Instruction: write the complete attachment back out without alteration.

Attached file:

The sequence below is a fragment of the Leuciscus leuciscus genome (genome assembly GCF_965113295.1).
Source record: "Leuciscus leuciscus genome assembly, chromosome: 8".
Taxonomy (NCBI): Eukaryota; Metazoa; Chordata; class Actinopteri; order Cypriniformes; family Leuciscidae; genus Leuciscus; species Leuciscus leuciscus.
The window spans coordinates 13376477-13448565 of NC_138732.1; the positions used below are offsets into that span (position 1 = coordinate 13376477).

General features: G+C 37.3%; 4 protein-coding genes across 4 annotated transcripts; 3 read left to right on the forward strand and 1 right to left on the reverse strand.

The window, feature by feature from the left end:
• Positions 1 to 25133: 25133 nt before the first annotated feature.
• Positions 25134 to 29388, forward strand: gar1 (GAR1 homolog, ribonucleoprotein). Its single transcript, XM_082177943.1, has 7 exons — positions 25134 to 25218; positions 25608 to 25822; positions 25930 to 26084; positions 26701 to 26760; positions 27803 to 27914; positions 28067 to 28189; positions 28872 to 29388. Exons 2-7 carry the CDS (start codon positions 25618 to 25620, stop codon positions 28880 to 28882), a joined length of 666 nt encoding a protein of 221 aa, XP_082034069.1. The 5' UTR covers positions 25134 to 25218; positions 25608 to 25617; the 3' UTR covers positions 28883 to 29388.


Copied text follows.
The sequence below is a fragment of the Leuciscus leuciscus genome (genome assembly GCF_965113295.1).
Source record: "Leuciscus leuciscus genome assembly, chromosome: 8".
Taxonomy (NCBI): Eukaryota; Metazoa; Chordata; class Actinopteri; order Cypriniformes; family Leuciscidae; genus Leuciscus; species Leuciscus leuciscus.
The window spans coordinates 13376477-13448565 of NC_138732.1; the positions used below are offsets into that span (position 1 = coordinate 13376477).

General features: G+C 37.3%; 4 protein-coding genes across 4 annotated transcripts; 3 read left to right on the forward strand and 1 right to left on the reverse strand.

The window, feature by feature from the left end:
• Positions 1 to 25133: 25133 nt before the first annotated feature.
• Positions 25134 to 29388, forward strand: gar1 (GAR1 homolog, ribonucleoprotein). Its single transcript, XM_082177943.1, has 7 exons — positions 25134 to 25218; positions 25608 to 25822; positions 25930 to 26084; positions 26701 to 26760; positions 27803 to 27914; positions 28067 to 28189; positions 28872 to 29388. Exons 2-7 carry the CDS (start codon positions 25618 to 25620, stop codon positions 28880 to 28882), a joined length of 666 nt encoding a protein of 221 aa, XP_082034069.1. The 5' UTR covers positions 25134 to 25218; positions 25608 to 25617; the 3' UTR covers positions 28883 to 29388.